"Sen. Joe Manchin (D-W.Va.) is emerging as the chief obstacle to quick passage of President Biden's $2.25 trillion infrastructure package that Democrats want to move through Congress sooner rather than later."

Why this is important: Sen. Joe Manchin has become the crucial vote in the Senate, and the Democratic agenda cannot advance without his approval. He wants to negotiate a smaller infrastructure bill that funds physical projects, like roads and bridges, but other Democrats are impatient to get the full bill through as soon as possible. Senator Manchin has been urging more collegial negotiation for years, under both Democratic and Republican Senate control, so this is not a recent position. For now, his fellow Democrats are willing to let him negotiate with Republicans, but it is unlikely that they will wait for long before trying to run the entire package through the Senate. --- David L. Yaussy
"Kansai Electric Power Co. and Marubeni Corp. won’t move forward with a 1.3 gigawatt coal power project in Akita prefecture that was slated to begin operations in 2024."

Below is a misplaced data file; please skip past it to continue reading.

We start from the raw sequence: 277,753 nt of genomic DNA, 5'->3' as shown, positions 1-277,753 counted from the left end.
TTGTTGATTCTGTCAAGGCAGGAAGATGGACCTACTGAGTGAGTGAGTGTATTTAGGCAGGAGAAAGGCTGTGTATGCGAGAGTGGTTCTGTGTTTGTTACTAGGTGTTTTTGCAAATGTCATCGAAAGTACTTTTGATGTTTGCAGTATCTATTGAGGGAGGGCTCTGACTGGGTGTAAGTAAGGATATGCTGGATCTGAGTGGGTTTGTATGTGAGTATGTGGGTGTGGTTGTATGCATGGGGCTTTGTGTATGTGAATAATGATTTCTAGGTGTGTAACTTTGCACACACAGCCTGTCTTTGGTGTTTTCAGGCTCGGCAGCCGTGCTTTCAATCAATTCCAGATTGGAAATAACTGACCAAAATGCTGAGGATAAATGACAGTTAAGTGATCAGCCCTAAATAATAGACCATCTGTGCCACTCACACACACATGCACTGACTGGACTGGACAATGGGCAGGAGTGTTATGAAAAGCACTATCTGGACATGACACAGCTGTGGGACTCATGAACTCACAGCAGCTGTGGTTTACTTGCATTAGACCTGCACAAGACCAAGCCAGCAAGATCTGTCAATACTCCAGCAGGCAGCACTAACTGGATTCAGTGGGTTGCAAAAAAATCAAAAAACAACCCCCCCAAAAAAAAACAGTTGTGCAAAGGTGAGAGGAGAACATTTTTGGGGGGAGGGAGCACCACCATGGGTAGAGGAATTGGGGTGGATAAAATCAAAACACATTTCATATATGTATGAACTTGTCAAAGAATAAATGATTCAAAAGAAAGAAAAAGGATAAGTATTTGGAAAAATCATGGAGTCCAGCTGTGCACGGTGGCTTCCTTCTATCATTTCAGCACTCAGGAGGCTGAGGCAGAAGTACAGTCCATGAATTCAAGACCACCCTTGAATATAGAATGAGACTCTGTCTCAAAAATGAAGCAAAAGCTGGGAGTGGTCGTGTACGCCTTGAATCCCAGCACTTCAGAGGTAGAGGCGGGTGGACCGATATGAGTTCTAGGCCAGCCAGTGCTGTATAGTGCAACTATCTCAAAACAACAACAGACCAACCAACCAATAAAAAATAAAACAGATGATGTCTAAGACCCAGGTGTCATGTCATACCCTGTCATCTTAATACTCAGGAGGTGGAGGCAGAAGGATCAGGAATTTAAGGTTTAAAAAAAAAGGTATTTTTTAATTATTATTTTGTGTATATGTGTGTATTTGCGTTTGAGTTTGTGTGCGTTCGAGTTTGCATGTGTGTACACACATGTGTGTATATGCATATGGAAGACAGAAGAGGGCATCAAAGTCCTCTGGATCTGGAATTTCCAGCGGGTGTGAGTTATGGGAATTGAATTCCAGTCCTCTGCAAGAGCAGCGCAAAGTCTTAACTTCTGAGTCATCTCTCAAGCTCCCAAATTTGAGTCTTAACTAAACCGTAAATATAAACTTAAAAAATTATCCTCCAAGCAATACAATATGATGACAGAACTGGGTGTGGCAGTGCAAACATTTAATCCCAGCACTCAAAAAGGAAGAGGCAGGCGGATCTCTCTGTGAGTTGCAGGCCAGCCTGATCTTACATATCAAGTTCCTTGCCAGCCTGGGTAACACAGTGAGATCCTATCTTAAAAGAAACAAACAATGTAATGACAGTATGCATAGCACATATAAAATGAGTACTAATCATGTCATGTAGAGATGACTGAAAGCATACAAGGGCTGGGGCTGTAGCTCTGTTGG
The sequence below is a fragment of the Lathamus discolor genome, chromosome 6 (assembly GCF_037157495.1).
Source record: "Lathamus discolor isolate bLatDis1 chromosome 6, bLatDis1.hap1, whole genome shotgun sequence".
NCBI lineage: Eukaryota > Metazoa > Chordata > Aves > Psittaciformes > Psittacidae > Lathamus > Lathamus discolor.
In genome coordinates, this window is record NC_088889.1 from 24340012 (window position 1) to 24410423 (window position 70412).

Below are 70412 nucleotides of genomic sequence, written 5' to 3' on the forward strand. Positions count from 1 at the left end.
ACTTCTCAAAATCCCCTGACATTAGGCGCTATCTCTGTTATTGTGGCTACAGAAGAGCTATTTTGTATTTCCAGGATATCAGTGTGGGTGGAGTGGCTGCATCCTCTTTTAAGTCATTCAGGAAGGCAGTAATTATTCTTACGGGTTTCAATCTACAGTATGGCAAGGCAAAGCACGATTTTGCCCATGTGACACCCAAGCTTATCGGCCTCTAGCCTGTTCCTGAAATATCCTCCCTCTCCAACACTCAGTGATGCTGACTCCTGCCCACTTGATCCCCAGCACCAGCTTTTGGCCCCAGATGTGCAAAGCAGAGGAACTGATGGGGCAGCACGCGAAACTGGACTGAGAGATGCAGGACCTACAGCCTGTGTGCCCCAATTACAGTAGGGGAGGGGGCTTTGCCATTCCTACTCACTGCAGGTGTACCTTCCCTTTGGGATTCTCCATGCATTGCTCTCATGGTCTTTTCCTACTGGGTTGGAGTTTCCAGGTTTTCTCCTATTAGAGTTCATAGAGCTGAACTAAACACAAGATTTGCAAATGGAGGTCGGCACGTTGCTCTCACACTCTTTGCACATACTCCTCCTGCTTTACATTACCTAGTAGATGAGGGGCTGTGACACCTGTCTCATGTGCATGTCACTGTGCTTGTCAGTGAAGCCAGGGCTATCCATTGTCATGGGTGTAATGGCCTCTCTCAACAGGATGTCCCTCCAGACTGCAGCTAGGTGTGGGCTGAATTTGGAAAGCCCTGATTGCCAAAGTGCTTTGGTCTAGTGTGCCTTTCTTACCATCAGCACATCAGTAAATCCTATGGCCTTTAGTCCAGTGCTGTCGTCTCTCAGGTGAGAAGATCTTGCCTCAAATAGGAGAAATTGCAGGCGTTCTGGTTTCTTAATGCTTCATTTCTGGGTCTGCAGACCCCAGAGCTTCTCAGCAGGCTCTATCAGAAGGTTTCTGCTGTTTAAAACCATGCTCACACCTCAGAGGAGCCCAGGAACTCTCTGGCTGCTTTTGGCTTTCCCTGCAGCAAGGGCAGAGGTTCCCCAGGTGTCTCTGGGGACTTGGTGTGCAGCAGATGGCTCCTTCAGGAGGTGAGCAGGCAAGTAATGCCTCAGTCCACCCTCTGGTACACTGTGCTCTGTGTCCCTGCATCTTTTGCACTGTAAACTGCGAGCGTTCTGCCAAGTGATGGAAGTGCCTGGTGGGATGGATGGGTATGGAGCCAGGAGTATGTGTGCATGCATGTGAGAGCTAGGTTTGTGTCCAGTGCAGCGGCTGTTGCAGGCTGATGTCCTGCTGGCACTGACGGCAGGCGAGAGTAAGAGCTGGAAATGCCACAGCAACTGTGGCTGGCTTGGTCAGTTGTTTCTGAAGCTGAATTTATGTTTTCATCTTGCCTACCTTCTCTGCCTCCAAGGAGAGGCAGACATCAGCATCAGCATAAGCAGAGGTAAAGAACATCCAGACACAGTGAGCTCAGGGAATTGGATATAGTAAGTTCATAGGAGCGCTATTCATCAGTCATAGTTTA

Why this is important: Japan has announced its canceling plans for its last new coal-fired electrical generation plant that was scheduled to be built. The 1.3 GW plant, scheduled to be online by 2024, was canceled due to tighter government regulations and banks not wanting to finance it. Another 1.2 GW plant was canceled last month. A few coal-fired plants remain under construction and will be completed, but no new coal-fired electrical generation plants are planned. Japan has pledged to reduce 2013 CO2 levels by 46 percent in 2030 and be carbon neutral by 2050. The country plans to close 100 older and less efficient coal-fired plants by 2030 -- some of which are being replaced by the new plants already under construction. --- Mark E. Heath
Energy Question of the Week
Last Issue's Question and Results

Which is most important to you?

U.S. energy independence - 26.7%
Lower energy prices - 20%
Reduced carbon dioxide emissions - 16%
Access to energy resources - 13.3%
Other - 12%
Do not know - 12%

What is the distance between your residence and your power plant/renewable resource?
Less than 1 mile
1 to 10 miles
11 to 50 miles
Greater than 50 miles
Do not know
EIA Energy Statistics